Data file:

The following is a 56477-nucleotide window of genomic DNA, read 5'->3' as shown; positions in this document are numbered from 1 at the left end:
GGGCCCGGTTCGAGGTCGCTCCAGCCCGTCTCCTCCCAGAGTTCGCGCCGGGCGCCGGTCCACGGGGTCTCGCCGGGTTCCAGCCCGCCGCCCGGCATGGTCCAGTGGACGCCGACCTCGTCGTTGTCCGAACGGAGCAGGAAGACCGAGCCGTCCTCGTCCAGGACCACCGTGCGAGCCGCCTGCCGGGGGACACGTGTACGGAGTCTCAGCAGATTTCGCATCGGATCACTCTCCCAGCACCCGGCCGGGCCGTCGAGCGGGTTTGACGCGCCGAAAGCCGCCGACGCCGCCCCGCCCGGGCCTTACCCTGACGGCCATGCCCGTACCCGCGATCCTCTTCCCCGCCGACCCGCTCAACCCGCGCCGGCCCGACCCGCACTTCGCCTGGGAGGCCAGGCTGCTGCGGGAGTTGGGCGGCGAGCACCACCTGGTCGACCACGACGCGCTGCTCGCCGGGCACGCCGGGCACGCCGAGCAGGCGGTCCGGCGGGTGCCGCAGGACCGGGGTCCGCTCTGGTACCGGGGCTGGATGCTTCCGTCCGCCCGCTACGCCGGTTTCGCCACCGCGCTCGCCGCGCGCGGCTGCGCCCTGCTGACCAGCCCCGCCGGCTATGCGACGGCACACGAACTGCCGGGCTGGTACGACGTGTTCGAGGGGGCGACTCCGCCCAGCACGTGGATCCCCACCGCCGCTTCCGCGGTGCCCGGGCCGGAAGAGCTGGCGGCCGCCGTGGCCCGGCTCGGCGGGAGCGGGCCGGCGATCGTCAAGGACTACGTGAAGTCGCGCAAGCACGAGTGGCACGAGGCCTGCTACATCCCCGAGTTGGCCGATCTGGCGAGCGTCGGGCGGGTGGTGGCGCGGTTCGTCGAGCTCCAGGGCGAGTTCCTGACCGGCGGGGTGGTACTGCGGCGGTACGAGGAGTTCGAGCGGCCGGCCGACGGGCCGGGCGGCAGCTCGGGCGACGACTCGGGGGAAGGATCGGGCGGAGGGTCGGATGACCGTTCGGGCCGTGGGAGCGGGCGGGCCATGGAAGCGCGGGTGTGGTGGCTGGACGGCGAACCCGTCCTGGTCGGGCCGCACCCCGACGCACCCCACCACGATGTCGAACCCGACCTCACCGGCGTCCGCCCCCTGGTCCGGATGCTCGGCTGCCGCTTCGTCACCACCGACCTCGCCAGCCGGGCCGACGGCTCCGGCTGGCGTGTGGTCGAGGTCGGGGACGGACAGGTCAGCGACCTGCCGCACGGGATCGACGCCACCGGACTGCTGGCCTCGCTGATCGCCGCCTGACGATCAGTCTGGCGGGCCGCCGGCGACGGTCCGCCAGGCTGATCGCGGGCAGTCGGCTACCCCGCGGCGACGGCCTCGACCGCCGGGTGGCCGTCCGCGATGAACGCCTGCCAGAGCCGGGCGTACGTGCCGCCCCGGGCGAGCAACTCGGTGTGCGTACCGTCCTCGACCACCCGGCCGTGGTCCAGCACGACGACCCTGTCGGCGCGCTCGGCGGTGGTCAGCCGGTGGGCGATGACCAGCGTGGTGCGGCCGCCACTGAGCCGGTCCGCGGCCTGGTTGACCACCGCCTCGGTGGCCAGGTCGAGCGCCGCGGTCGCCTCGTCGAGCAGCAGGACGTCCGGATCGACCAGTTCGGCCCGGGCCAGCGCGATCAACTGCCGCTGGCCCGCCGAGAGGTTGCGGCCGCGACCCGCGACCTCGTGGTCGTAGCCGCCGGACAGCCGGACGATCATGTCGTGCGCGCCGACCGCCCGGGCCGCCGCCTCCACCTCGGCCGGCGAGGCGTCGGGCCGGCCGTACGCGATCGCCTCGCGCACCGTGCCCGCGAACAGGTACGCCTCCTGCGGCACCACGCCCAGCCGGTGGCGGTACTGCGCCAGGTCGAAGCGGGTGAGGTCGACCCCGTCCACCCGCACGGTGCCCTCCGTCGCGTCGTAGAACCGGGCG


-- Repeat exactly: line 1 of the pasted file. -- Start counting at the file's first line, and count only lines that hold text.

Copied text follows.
The following is a 56477-nucleotide window of genomic DNA, read 5'->3' as shown; positions in this document are numbered from 1 at the left end: